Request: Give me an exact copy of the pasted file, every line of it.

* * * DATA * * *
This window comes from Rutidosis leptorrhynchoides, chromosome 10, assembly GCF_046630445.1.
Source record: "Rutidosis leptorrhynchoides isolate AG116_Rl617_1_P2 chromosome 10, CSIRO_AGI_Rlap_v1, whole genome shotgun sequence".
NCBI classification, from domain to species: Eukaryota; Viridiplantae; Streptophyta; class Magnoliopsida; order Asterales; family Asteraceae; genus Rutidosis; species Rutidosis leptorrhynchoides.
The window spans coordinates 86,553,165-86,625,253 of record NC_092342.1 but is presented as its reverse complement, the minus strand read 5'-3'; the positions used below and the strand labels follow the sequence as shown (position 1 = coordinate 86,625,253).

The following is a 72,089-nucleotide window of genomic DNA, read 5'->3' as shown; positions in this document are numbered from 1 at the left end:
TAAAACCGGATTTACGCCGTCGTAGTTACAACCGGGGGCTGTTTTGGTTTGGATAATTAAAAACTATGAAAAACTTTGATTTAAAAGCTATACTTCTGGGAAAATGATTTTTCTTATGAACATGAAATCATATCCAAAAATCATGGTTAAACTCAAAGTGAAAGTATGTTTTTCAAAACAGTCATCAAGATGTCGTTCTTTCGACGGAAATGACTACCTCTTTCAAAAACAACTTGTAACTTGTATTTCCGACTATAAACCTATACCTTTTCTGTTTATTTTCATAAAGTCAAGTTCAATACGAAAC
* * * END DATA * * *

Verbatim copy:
This window comes from Rutidosis leptorrhynchoides, chromosome 10, assembly GCF_046630445.1.
Source record: "Rutidosis leptorrhynchoides isolate AG116_Rl617_1_P2 chromosome 10, CSIRO_AGI_Rlap_v1, whole genome shotgun sequence".
NCBI classification, from domain to species: Eukaryota; Viridiplantae; Streptophyta; class Magnoliopsida; order Asterales; family Asteraceae; genus Rutidosis; species Rutidosis leptorrhynchoides.
The window spans coordinates 86,553,165-86,625,253 of record NC_092342.1 but is presented as its reverse complement, the minus strand read 5'-3'; the positions used below and the strand labels follow the sequence as shown (position 1 = coordinate 86,625,253).

The following is a 72,089-nucleotide window of genomic DNA, read 5'->3' as shown; positions in this document are numbered from 1 at the left end:
TAAAACCGGATTTACGCCGTCGTAGTTACAACCGGGGGCTGTTTTGGTTTGGATAATTAAAAACTATGAAAAACTTTGATTTAAAAGCTATACTTCTGGGAAAATGATTTTTCTTATGAACATGAAATCATATCCAAAAATCATGGTTAAACTCAAAGTGAAAGTATGTTTTTCAAAACAGTCATCAAGATGTCGTTCTTTCGACGGAAATGACTACCTCTTTCAAAAACAACTTGTAACTTGTATTTCCGACTATAAACCTATACCTTTTCTGTTTATTTTCATAAAGTCAAGTTCAATACGAAAC